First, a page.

Minneapolis, Minn. — Minneosta's newest regional sports network has been televising college and high school hockey and basketball all winter. Lots of fans have heard of Victory Sports. But what do they really know about it?.
"I just know I don't get nothing," said an unidentified sports fan was part of the throng shoehorned into The Loon Cafe in Minneapolis as the University of Minnesota men's basketball team tipped off against Wisconsin in the Big Ten Conference tournament.
His chagrin, common among his fellow Twin Cities fans, stems from his inability to tune in Victory Sports on his home cable or satellite television system. To see Victory's telecast of the Gopher playoff game, he crowded into one of the handful of sports bars that have rigged up systems to receive this much talked about but little seen channel.
Fans like Cal Franklin would prefer to watch from home and dread the prospect of a baseball season in which a broadcasting dispute keeps them from seeing most of their favorite teams' games.
"I think it's frustrating right now because everyone wants to watch these games and no one has access to Victory. So, when's this deal going to happen? When's it going to get done? Let's get it done so we can watch our games," he said.
When Major League Baseball teams agreed to a revenue sharing plan a year and a half ago, club executives got to see how much each of the thirty teams was making from its local cable television contract.
Those numbers led to the Twins' decision to start their own network, and they named team executive Kevin Catoor the president of Victory Sports.
"Our rights fees that the Twins were generating were in the bottom five of Major League Baseball. And being that we're in the 14th-largest market, have won two division championships, and the viewership of the Twins is very significant in this marketplace, we decided to start our own network," he said.
Fox Sports Net and its predecessor, Midwest Sports Channel, have produced the Twins' cable telecasts for the past fourteen years. Catoor was the top executive at Midwest Sports Channel when it started. He says the network benefitted from the absence of competitors in the Minnesota cable sports market.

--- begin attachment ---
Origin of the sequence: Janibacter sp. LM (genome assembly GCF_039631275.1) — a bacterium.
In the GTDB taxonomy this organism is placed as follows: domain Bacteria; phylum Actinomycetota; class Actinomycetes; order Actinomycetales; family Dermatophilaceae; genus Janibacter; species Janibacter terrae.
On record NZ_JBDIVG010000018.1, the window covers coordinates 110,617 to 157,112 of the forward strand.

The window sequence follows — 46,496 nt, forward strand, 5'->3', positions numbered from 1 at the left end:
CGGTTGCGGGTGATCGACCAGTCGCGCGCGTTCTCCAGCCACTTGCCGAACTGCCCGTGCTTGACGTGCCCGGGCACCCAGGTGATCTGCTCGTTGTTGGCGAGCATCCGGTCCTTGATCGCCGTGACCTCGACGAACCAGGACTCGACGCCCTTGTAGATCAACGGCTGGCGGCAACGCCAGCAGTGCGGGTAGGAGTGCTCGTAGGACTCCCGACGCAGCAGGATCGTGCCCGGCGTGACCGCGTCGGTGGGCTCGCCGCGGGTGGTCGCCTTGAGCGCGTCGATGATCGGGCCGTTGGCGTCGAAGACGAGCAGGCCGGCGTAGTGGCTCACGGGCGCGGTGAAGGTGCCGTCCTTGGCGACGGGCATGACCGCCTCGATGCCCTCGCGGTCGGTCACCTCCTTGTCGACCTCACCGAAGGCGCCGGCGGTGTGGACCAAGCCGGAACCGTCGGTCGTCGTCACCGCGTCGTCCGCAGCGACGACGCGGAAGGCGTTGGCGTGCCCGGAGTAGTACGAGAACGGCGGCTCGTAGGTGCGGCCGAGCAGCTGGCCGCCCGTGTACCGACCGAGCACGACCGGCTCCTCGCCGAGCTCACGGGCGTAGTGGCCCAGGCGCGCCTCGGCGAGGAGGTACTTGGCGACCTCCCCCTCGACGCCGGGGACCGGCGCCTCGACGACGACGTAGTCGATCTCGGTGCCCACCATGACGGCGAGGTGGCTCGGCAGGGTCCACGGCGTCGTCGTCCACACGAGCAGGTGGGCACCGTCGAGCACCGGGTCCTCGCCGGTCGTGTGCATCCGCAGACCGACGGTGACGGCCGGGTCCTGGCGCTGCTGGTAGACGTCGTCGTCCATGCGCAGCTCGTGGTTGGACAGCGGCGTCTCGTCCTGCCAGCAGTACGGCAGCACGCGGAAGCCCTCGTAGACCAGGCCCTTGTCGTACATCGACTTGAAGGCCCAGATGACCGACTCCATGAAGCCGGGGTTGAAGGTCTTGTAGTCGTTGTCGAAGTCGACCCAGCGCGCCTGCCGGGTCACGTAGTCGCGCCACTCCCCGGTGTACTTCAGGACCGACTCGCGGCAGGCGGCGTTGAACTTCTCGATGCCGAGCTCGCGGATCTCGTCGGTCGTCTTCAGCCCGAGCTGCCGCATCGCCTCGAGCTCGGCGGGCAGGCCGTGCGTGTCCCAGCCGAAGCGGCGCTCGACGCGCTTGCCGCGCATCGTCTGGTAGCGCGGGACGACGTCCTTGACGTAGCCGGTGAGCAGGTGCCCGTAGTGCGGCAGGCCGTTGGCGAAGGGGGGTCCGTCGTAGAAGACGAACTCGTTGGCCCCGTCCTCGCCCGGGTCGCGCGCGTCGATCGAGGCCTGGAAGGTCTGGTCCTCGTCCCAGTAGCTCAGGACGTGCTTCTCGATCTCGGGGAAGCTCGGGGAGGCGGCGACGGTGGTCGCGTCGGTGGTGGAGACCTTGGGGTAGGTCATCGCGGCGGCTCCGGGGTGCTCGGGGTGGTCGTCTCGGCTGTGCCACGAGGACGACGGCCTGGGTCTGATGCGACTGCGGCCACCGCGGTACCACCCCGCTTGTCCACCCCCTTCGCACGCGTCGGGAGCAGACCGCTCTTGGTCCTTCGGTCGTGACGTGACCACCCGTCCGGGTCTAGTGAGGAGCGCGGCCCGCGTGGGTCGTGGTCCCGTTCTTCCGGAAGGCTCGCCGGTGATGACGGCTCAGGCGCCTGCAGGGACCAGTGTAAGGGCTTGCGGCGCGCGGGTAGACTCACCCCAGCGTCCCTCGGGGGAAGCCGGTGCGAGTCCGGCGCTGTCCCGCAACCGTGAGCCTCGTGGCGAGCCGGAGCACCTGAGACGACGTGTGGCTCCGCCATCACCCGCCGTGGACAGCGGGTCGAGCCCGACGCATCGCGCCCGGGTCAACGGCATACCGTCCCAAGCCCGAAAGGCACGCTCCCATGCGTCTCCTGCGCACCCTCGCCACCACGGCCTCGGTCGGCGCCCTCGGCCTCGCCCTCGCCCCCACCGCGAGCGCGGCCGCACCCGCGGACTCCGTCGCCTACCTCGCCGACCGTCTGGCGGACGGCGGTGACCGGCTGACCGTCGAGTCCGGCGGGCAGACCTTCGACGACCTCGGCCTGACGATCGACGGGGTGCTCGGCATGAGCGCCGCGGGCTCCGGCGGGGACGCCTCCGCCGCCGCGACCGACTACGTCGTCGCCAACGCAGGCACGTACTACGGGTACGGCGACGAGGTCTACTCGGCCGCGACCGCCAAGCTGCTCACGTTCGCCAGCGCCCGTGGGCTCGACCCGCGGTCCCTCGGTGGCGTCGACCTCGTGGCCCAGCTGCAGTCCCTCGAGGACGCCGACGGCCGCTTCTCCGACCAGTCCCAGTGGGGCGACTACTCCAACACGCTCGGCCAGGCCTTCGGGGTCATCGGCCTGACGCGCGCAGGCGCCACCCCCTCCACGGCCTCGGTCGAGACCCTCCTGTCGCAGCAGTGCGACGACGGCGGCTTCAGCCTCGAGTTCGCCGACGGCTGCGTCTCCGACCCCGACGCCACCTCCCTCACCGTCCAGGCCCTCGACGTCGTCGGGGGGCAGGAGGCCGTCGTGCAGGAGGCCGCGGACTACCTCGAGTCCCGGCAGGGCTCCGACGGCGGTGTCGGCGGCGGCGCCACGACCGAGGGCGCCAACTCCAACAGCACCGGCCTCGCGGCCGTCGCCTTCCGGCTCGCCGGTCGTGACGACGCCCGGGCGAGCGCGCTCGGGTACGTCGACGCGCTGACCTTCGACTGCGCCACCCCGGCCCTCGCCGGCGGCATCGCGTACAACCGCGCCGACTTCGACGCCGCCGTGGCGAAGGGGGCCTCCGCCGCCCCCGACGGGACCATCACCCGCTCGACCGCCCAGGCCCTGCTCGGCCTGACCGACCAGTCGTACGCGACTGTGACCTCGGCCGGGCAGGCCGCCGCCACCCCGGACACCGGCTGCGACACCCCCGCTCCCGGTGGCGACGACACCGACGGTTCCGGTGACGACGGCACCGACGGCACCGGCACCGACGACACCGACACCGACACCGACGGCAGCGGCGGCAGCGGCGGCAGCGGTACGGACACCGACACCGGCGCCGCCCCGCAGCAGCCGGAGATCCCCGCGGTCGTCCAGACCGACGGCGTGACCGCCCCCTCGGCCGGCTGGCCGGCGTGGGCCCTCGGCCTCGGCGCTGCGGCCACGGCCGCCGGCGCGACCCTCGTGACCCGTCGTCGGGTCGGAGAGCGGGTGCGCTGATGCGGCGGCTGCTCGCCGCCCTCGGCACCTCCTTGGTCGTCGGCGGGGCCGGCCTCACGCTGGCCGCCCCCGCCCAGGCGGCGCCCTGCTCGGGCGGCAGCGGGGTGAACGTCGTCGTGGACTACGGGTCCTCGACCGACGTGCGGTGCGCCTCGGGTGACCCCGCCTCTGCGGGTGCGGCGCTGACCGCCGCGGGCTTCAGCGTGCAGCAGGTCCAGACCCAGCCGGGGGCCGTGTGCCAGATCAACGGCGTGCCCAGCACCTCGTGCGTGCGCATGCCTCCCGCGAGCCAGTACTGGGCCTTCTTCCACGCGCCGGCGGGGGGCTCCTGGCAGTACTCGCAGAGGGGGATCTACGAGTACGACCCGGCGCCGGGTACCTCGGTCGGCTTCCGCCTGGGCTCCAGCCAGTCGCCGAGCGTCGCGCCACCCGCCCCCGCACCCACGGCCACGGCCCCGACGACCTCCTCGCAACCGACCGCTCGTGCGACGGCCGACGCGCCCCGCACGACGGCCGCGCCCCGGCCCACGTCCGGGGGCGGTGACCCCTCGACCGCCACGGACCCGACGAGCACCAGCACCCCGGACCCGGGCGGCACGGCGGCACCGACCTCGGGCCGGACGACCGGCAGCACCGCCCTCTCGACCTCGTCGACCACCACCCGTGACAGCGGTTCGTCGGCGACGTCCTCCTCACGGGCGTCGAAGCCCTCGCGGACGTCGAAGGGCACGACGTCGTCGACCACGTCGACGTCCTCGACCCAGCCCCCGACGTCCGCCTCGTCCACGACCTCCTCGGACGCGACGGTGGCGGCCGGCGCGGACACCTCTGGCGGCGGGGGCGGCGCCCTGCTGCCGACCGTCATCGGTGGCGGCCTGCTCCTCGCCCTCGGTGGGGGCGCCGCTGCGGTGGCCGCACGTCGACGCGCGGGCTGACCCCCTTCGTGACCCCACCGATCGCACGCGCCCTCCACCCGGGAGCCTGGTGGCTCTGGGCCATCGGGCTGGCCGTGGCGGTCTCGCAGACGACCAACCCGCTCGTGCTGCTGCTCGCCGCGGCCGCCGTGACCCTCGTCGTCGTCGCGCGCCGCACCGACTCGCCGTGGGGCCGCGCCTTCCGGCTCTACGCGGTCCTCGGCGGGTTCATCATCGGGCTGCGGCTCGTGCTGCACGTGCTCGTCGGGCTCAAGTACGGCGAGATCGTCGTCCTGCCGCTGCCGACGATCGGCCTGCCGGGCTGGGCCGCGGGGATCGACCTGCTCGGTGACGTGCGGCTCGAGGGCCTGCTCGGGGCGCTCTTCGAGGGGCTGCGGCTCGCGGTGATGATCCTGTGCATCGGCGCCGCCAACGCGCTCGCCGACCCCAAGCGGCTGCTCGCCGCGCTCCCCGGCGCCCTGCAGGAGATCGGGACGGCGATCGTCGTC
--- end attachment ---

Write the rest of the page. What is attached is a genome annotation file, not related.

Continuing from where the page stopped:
Over the years, Fox Sports has paid the Twins an agreed-upon fee for the right to be the team's cable network. The network then charges a fee to cable and satellite companies that want to carry the channel, such as Comcast, Time Warner, or Direct TV.
Catoor says by starting their own cable network, the Twins have now eliminated the middleman. Cable profits can now pass through Victory Sports right back to the Twins to help them put a competitive team on the field. At least, that's the theory. The reality is that Fox Sports Net is on the roster of channels offered by the region's leading cable and satellite providers, while Victory Sports is not.
Time Warner Cable, Minnesota, serves more than 200,000 customers, most in Minneapolis and its southwestern suburbs. Division President Mike Munley says Twins owner Carl Pohlad and his sons are trying to make more money through their new network than cable customers are willing to pay.
"I think it's all about money," he said. "I think it's about the Pohlad family trying to get as much money as they can for their baseball product, which they have a right to do. But my job is to try to protect our subscribers and try to keep our rates down and that's what we're doing."
Munley and other cable officials say they've proposed offering Victory Sports as part of their digital cable service, which would allow customers who want the channel to pay extra for it. Catoor says, though, that Victory needs to be available on the less expensive tier of channels to which most customers subscribe.
The area vice president of Comcast Cable Communications, Bill Wright, says the sports fans among the company's 340,000 Twin Cities area customers were happy with the Twins on Fox Sports Net. Wright says most Comcast subscribers are not interested in paying more to get Victory Sports. "We've polled our customers and 85 percent of our customers don't want to see carraige of the Twins if it results in higher cable prices," he said.
Victory Sports has forged agreements with the cable operators that serve many of the small towns in Minnesota and some in North Dakota. Markets as large as Winona, Hibbing, and Detroit Lakes do have Victory Sports. But Catoor says none of the six companies that provides cable and satellite programming in Minnesota's largest markets is actively negotiating with Victory.
John Mansell, who follows sports media businesses for Kagan Research of Carmel, California, says there's been an increase recently in the number of pro teams with their own television networks. Mansell says the success of those networks varies. He says in some markets cable providers have refused to carry them, especially during their first year, while they gauge the network's likelihood for success.